After calling her attorney, Angela decided that she needed a Vocational Evaluator for herself. She had been working as a stay-at-home mom for several years and she was worried that she wouldn’t be able to find a job that would bring in good, steady income for quite some time. She wanted to make sure that she got a maintenance award that was fair and would allow her time to ease back into the job market.

Her attorney had explained that a Vocational Evaluator would look at her work experience, education, skills, qualifications, and interests as well as the current job market. The Evaluator would determine how likely it would be that she could get a job and how much she could expect to earn in the short- and long-term.

The attorney went on to tell her that the court would most likely give great weight to the opinion of the Evaluator when determining how much maintenance and child support to award. Also, the information would be helpful to Angela personally as she planned her future career. Assessing her skills and abilities would be a good step in the right direction for Angela to return to the work world.

Angela had also asked her attorney if she would need to have an Evaluator evaluate Art as well. She was assured that as long as Art was up front and honest about his current and future earning potential and was not threatening to reduce his income, Angela would probably not need to hire an Evaluator for him. That could, of course, change if Art started acting more like Draco!

Angela shot Des a quick email and told her that if she was worried about Draco taking a job as a barista, she needed to hire a Vocational Evaluator to assess his true earning potential. Then, even if he decided to take a lower paying job, his higher earning potential would most likely be imputed to him and used when the court did maintenance and child support calculations.

Des texted Angela to find out what “impute” meant and sent her a picture of Danny on his treadmill. “Doesn’t he look buff? And look at the man bun he’s growing! Isn’t it sexy?” Angela laughed and then sighed. She was glad her life was sane.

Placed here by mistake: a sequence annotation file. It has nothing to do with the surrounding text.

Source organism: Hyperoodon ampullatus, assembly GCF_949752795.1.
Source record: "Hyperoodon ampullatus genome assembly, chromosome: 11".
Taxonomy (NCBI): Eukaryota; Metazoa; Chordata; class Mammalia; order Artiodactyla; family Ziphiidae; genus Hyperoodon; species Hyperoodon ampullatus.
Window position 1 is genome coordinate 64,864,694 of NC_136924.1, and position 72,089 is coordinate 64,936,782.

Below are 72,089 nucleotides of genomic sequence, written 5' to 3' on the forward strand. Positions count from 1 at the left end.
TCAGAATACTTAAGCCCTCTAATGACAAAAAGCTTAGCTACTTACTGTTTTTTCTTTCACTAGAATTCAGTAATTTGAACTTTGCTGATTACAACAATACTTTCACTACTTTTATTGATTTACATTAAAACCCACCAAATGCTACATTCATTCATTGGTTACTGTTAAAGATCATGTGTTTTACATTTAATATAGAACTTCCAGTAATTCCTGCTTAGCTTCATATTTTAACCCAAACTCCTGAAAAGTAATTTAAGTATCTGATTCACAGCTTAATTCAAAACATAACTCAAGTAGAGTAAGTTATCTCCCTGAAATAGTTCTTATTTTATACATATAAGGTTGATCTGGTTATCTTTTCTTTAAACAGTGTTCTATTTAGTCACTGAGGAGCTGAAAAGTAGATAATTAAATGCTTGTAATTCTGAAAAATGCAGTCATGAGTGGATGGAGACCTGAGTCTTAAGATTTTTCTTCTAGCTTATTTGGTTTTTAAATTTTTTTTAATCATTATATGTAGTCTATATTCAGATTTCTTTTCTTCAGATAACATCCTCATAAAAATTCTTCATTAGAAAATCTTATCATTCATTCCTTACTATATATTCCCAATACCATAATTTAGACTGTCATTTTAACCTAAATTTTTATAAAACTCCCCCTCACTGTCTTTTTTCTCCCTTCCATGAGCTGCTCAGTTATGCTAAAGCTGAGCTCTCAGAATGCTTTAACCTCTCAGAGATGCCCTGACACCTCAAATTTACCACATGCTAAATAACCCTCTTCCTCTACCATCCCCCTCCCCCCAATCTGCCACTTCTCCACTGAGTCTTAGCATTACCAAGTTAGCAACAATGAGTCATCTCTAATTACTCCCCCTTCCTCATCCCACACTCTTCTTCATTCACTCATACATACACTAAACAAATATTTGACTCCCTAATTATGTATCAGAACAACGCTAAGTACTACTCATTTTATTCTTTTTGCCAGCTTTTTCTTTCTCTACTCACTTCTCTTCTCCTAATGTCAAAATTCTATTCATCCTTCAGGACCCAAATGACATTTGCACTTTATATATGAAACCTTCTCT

“My lawyer just called and told me I have to tell Dezzy who’s watching the kids when they’re not with me! Can you believe that?!” Draco complained to Art on the phone. “Apparently her lawyer didn’t like the fact that I said ‘none of your %$&$# business’ in answer to her stupid questions. So he filed some motion making me tell her. I’m getting seriously tired of her gumming up the works. I’m trying to have fun over here. Sasha doesn’t want to spend her time helping me with legal stuff. She says it’s boring.”

Art listened with interest and wondered what kind of motion Desdemona’s lawyer had filed. He was determined to keep expenses down and the court out of things as much as possible. That’s why he fully answered the interrogatories Angel’s lawyer had sent him. Apparently Draco wasn’t that bright.

“At least my lawyer says we might be able to do some of this stupid court stuff over the phone instead of going down to the courthouse. I don’t have time for this nonsense. I’m taking Sasha to Reggae on the Rocks! You are only young once!”

Well, at least Sasha is young, Art thought to himself. With Draco thinking it was fine to keep skipping court, Art immediately realized that he should never miss an appearance.

Questions for July (motions to compel and telephone conferences) why so compelling? And who are you gonna call?

If you need help getting through all the steps of your own divorce, contact Andersen Law PC today. Email beth@andersenlawpc.com or call 720-922-3880 for a free consult.

Article by Annette Bybee and Beth Andersen. Edited by Jacquelyn Gutc of Magpie Media.